Television has now long been used by law enforcement to try to clear up so-called “Cold Cases”.

The aim of putting such programs on the air is, from the Network point of view, I suppose to make money because folks are interested in these programs. For law enforcement, however, the aim is to solve outstanding mysteries. These mysteries usually involve homicide cases because there is no statute of limitations that would terminate the ability to bring charges in murder cases.

According to the Boston Herald, the Boston Police Department has now launched a multimedia campaign highlighting unsolved murders, hoping to generate tips to help finally solve them.

As with most police projects, this one has a catchy name. It is called the “Search for Justice”.

“BPD has a well-established track record when it comes to adapting technology and implementing innovative communication strategies to enhance its community policing efforts,” police Commissioner William B. Evans said in a statement. “The Search for Justice Video Series is another example of an initiative developed to encourage open dialogue with our community, and … will also assist with BPD’s dogged investigative efforts to secure justice for the families of homicide victims.”

In a 2014 special report, the Herald reported there was a backlog of 336 unsolved homicides in the city between 2004 and 2013. Unsolved murder activist Mary Franklin filed a Freedom of Information Act request that revealed 925 unsolved killings in the hardest-hit neighborhoods of Roxbury, Dorchester and Mattapan dating back 40 years.

The new videos will focus on one unsolved murder case per month in a BPD-produced video, according to law enforcement.

The first video in the series highlights the unsolved murder of Eric Smith-Johnson, 18, who was fatally shot in September 2010 on Blue Hill Avenue.

In the video, his mother, Angelique Smith, says, “This is my plea. Just give my son justice and hold someone accountable for their actions.”

Boston NAACP President Michael Curry said, “It’s an excellent tool to really personalize the lives of these unsolved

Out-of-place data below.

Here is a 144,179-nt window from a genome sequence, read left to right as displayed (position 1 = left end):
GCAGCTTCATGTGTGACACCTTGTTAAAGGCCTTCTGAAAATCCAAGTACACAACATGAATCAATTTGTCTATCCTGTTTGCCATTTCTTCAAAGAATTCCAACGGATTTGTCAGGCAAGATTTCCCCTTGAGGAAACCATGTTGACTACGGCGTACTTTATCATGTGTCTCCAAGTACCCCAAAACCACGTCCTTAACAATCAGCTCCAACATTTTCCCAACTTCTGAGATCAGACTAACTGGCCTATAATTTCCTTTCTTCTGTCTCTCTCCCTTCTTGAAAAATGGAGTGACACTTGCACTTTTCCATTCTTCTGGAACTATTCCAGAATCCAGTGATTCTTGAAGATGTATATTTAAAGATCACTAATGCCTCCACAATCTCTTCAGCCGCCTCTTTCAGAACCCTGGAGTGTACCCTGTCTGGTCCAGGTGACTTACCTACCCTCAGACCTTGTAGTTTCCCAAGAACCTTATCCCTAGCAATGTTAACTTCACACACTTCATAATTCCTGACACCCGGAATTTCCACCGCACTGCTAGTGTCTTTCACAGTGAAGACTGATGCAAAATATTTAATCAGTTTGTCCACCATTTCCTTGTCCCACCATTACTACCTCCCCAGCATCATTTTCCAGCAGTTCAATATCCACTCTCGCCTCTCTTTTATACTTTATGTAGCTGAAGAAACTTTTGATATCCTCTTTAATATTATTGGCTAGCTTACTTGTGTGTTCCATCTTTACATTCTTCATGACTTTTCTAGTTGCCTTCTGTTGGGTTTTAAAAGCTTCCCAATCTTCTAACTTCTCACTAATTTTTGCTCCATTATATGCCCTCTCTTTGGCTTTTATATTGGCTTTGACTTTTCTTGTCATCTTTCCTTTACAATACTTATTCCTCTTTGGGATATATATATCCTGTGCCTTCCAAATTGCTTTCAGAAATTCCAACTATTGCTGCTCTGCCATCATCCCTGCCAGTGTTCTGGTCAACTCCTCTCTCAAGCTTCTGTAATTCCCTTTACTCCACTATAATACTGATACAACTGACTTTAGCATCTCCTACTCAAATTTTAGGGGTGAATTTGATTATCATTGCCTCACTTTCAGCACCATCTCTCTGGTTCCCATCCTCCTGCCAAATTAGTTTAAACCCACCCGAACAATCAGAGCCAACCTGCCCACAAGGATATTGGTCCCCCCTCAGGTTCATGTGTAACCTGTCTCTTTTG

murder victims…“the hope will be that we can make these stories viral.”

Attorney Sam’s Take On Professional Guidance In Criminal Cases

Clearly, it is a good thing that law enforcement takes advantage of new and growing technology in an attempt to solve cold cases. You don’t need me to tell you that. However, there are some caveats here which should be considered by the producers of these videos lest the efforts be doomed from the start.

I do hope that they have someone well-versed in the criminal justice system, particularly the defense side , to advise.

For example, when there are high profile criminal matters, law enforcement is often inundated by “leads” submitted. Often these leads are unreliable. False leads help produce a stronger defense, should there be an arrest as it is commonplace for defense counsel to question the investigation itself.

Sometimes, in fact, there are folks who come in and untruthfully claim that they committed the crime at issue…for reasons I have yet to truly understand. What I clearly understand are the folks who come up with “new information” to give to law enforcement in an attempt to get a better deal for themselves. As these will be cold cases, the possibilities for such lies to come to light as untrue are less likely than if evidence was fresh.

Finally, search and seizure rules exist in the rules governing criminal procedure. There is a difference between what a police officer can do and what a civilian can do in the furthering of an investigation. However, when a civilian is being controlled or instructed by law enforcement, lines can become blurred that might result in suppression of evidence or even the dismissal of a case.

The bottom line here is that the folks producing these videos and conducting resulting investigations had best be careful. Sometimes having an overseeing eye which otherwise might be that of an adversary is the strongest of allies.

Again in this instance, that of an experienced criminal defense attorney.

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